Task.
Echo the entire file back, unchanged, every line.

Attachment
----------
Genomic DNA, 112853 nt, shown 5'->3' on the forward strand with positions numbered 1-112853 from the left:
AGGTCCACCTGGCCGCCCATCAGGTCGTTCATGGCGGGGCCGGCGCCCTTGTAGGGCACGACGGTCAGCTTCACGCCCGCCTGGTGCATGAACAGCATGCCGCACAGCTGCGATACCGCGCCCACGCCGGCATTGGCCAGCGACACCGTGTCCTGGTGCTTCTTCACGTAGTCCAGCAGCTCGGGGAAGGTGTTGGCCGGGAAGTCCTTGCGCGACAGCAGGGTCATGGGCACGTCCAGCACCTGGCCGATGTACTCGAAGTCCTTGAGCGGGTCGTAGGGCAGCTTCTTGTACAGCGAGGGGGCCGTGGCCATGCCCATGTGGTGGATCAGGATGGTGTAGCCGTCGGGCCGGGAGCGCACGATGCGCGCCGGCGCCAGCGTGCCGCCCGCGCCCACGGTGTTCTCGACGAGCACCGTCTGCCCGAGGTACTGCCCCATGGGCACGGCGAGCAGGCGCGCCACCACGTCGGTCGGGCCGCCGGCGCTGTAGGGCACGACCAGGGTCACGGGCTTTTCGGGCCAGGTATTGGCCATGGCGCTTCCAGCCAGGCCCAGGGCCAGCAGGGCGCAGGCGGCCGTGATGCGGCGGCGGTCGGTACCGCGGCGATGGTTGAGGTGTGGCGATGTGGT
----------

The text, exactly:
Genomic DNA, 112853 nt, shown 5'->3' on the forward strand with positions numbered 1-112853 from the left:
AGGTCCACCTGGCCGCCCATCAGGTCGTTCATGGCGGGGCCGGCGCCCTTGTAGGGCACGACGGTCAGCTTCACGCCCGCCTGGTGCATGAACAGCATGCCGCACAGCTGCGATACCGCGCCCACGCCGGCATTGGCCAGCGACACCGTGTCCTGGTGCTTCTTCACGTAGTCCAGCAGCTCGGGGAAGGTGTTGGCCGGGAAGTCCTTGCGCGACAGCAGGGTCATGGGCACGTCCAGCACCTGGCCGATGTACTCGAAGTCCTTGAGCGGGTCGTAGGGCAGCTTCTTGTACAGCGAGGGGGCCGTGGCCATGCCCATGTGGTGGATCAGGATGGTGTAGCCGTCGGGCCGGGAGCGCACGATGCGCGCCGGCGCCAGCGTGCCGCCCGCGCCCACGGTGTTCTCGACGAGCACCGTCTGCCCGAGGTACTGCCCCATGGGCACGGCGAGCAGGCGCGCCACCACGTCGGTCGGGCCGCCGGCGCTGTAGGGCACGACCAGGGTCACGGGCTTTTCGGGCCAGGTATTGGCCATGGCGCTTCCAGCCAGGCCCAGGGCCAGCAGGGCGCAGGCGGCCGTGATGCGGCGGCGGTCGGTACCGCGGCGATGGTTGAGGTGTGGCGATGTGGT